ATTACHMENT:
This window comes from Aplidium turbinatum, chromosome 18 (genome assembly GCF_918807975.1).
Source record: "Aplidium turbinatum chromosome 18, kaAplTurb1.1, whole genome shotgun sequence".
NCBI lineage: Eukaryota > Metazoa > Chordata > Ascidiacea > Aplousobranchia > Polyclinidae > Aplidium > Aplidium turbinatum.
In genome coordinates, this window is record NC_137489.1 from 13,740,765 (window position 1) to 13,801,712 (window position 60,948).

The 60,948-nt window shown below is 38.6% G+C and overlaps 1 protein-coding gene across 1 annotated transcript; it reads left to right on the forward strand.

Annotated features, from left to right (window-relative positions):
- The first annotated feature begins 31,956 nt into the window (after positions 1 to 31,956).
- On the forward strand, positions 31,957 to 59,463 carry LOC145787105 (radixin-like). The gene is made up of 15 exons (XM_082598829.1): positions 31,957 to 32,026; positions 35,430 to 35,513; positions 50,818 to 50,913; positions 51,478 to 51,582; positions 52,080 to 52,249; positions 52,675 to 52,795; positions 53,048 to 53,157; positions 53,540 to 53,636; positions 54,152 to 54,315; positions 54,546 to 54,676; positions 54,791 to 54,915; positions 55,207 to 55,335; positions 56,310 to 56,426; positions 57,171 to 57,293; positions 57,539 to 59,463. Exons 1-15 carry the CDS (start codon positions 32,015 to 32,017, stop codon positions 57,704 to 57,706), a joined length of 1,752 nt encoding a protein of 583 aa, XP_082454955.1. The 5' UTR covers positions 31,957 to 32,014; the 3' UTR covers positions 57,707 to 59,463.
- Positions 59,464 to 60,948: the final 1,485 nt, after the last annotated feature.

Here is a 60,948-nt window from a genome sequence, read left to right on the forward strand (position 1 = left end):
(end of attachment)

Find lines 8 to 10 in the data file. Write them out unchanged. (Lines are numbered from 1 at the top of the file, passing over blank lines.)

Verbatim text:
- On the forward strand, positions 31,957 to 59,463 carry LOC145787105 (radixin-like). The gene is made up of 15 exons (XM_082598829.1): positions 31,957 to 32,026; positions 35,430 to 35,513; positions 50,818 to 50,913; positions 51,478 to 51,582; positions 52,080 to 52,249; positions 52,675 to 52,795; positions 53,048 to 53,157; positions 53,540 to 53,636; positions 54,152 to 54,315; positions 54,546 to 54,676; positions 54,791 to 54,915; positions 55,207 to 55,335; positions 56,310 to 56,426; positions 57,171 to 57,293; positions 57,539 to 59,463. Exons 1-15 carry the CDS (start codon positions 32,015 to 32,017, stop codon positions 57,704 to 57,706), a joined length of 1,752 nt encoding a protein of 583 aa, XP_082454955.1. The 5' UTR covers positions 31,957 to 32,014; the 3' UTR covers positions 57,707 to 59,463.
- Positions 59,464 to 60,948: the final 1,485 nt, after the last annotated feature.

Here is a 60,948-nt window from a genome sequence, read left to right on the forward strand (position 1 = left end):